How to Test the Track
If you have made some changes to the car you will need to do the track testing to see how these changes will work. The objective of the testing is to find an ideal setup combination that will be not only initially fast but will also remain fast for extended period time. The setup must be good on the tires, comfortable for the driver, and beat the competition. For dirt, certain setup changes will have to be made for the different track conditions.
Pre-testing Preparation and Planning
It is vital to know your car well before you actually start testing. If you are going to test on a new track, you must take into account the banking and transitions. High banked tracks require higher spring rates but if the track is flatter, think how you are going to bite off the corners.
Once you get to the track, choose a pitting position for your vehicle that is relatively level. Make sure there is an easy access to the tool cart, the trailer and other track facilities. It is also necessary to park the car in the same spot after each run so you will need to mark the ground around the tires. Consider weighing the car before and after the testing to find out how different adjustments influenced the weight distribution of the car.
Measuring Track Performance
To measure the on-track performance of your car focus on speed, the motor/gear, and the chassis setup combination. In case you test them separately, you will need to measure them separately as well. To figure out the condition of the chassis setup make sure you analyze turn segment times. By improving the mid-turn speeds, you will increase the straightaway speeds.
The First Set of Runs
It is recommended to start the testing with making several slower circuits followed by a few faster laps. Consider doing at least two short runs after the first time out to get meaningful tire temperatures. The driver should first run the turns at a speed lower than normal and notice the position of the hands. If the hand position differs a lot at the higher speed it means that the car is either tight or loose. After each run, you need to record such data as oil temperature, engine water, tire pressures and temperatures, tire sizes, etc. Once you make sure that the car is OK you may try doing longer and faster runs.
The tire cambers, pressures and overall handling balance need to be evaluated. Consider making quick adjustments to the front tire cambers and all four tire pressures if necessary. Keep in mind that chassis adjustments can be made only after you have dealt with the tires.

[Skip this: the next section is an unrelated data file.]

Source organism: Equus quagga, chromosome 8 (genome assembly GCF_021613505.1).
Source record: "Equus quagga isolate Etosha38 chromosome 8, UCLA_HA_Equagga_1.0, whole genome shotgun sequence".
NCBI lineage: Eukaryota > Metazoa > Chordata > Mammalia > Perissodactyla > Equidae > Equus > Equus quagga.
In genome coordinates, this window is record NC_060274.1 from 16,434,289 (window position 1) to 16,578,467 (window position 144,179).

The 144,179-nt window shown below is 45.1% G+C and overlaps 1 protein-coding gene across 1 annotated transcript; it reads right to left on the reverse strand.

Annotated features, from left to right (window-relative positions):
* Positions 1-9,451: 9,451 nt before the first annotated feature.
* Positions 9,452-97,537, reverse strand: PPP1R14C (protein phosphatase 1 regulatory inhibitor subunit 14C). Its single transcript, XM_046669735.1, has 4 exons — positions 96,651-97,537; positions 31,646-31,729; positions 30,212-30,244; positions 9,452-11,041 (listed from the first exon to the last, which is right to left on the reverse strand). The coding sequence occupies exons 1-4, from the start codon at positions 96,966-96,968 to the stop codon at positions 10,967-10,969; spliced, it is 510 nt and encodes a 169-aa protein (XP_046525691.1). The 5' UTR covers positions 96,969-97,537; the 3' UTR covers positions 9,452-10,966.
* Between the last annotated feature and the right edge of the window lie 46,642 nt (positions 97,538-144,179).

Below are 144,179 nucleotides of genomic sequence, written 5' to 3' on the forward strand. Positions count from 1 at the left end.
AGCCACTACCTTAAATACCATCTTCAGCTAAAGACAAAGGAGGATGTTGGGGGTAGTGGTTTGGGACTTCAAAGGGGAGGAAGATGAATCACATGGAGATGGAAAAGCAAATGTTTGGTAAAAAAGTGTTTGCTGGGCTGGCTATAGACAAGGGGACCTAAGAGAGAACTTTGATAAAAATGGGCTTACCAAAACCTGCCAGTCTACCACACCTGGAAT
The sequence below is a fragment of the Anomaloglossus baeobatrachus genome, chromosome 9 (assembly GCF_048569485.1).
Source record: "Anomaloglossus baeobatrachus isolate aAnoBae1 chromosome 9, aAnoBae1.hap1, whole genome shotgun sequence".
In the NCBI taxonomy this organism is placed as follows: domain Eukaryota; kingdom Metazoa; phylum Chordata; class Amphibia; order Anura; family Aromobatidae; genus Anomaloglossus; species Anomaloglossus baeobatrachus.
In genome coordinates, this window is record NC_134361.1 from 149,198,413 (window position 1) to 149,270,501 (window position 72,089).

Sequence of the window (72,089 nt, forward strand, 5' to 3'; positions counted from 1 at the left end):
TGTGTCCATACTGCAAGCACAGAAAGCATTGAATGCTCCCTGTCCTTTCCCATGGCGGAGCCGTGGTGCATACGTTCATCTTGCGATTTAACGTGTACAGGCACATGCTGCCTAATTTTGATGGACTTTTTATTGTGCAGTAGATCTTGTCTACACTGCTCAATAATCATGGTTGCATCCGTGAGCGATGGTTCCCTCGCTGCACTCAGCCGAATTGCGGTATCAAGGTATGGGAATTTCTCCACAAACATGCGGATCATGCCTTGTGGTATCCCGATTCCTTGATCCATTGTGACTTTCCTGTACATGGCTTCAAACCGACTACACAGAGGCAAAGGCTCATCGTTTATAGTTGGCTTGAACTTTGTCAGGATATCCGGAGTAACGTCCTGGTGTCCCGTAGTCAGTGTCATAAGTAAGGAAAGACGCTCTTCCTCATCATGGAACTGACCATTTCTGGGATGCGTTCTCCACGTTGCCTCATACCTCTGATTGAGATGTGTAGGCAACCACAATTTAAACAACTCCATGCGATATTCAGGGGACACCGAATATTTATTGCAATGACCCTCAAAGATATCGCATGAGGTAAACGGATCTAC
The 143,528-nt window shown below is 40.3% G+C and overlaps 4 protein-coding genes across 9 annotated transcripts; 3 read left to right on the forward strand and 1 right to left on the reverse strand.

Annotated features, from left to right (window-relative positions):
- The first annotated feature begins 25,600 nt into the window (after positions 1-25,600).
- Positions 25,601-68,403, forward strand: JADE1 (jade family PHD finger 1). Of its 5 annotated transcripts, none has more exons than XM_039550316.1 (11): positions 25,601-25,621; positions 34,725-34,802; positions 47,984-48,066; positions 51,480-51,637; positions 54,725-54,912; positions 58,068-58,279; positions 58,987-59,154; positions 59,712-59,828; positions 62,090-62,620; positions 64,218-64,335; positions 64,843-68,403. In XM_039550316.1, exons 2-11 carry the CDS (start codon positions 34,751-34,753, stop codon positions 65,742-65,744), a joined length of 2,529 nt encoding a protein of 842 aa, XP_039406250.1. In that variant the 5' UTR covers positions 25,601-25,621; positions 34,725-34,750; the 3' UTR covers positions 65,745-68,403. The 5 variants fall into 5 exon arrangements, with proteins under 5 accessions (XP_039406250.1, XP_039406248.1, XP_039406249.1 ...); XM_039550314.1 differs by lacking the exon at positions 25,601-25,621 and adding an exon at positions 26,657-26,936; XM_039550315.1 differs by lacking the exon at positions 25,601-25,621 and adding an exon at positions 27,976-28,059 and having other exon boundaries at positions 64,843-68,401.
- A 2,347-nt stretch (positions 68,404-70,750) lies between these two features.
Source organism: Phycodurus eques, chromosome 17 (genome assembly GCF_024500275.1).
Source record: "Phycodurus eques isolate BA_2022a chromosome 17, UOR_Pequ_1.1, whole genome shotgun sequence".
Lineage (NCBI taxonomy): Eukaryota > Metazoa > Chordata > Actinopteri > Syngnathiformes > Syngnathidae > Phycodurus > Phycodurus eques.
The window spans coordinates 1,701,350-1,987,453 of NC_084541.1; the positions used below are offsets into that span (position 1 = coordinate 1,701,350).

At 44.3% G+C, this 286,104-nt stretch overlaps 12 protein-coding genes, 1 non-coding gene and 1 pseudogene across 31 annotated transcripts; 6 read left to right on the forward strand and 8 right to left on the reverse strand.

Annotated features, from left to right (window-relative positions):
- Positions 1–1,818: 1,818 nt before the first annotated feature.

Ask what the driver and the crew think about the car handling and engine performance. If needed make adjustments to improve the handling and try to maintain a balanced setup. Handling Balance differs from Dynamic Balance. The car is considered to be neutral when it is neither tight nor loose. Your goal is the car which is both neutral in handling and balanced in how the front and rear suspension are working.
Mid-Turn Performance First
First of all you should evaluate and correct the mid-turn performance. The tire temperatures can be the indicator of the car balance. They show how much work each tire is doing in relation to other tires. Your goal is to get equal temperatures on pairs of tires on each side of the car.
If the tire is too cool adjusting panhard bar height and/or spring rates can help. If front tire temperatures are uneven it means a tight car while high RR tire temps mean a loose car. When the tire temps become equal on each side, you can tune the handling balance with cross weight.
The best way to re-balance a circle track car is to make a spring split in the rear and change panhard bar height in addition to tuning the handling with changes in cross weight.
Rear alignment issues or incorrect shock rates, primarily in the LR corners of the car, account for most entry problems. Over-driving the entry may often result in a car push. The rear end must align properly and square to the centerline of the car. Remember not to install a high rebound left rear shock.
Because of excess LR shock rebound the car can become loose on entry. Ideally the LR shock should let the LR tire move in rebound.
Spring split also impacts entry performance. A stiffer LF spring over the RF spring often ensures entry stability on a flatter track. In addition, spring changes influence the Dynamic Balance of the car as well so make sure you re-evaluate the tire temperatures and adjust the panhard bar to re-balance the setup each time a spring is changed.
Tight-off or loose-off condition leads to problems with corner exit. Keep in mind that all changes made with the purpose of enhancing exit performance should not affect the mid-turn balance. Changing spring rates, spring split, panhard bar height and cross weight will not help but can destroy mid-turn balance instead. To tune exit performance you need to increase the amount of grip the rear tires have available on exit without affecting the mid-turn balance.
The End of the Test
It is necessary to save your sticker tires for the last runs of the day of testing. If you are happy with the setup, you can put on fresh tires and make a qualifying run on them, followed by a 30 or 40 lap run to check whether the lap times remain consistent. If the setup is balanced well you will get lap times that fall off less than those of your rivals. During the testing you can confront with such challenges as incorrect tire stagger, bent shocks, suspension binding or poor alignment. If setup adjustment does not help it means that there must be a mechanical problem with the car so you should discover it and fix it.
Review your test notes from time to time and try to test the car as often as possible. Before the testing develop a comprehensive plan and stick to it. This will help improve your performance so you could enjoy a truly exciting racing experience.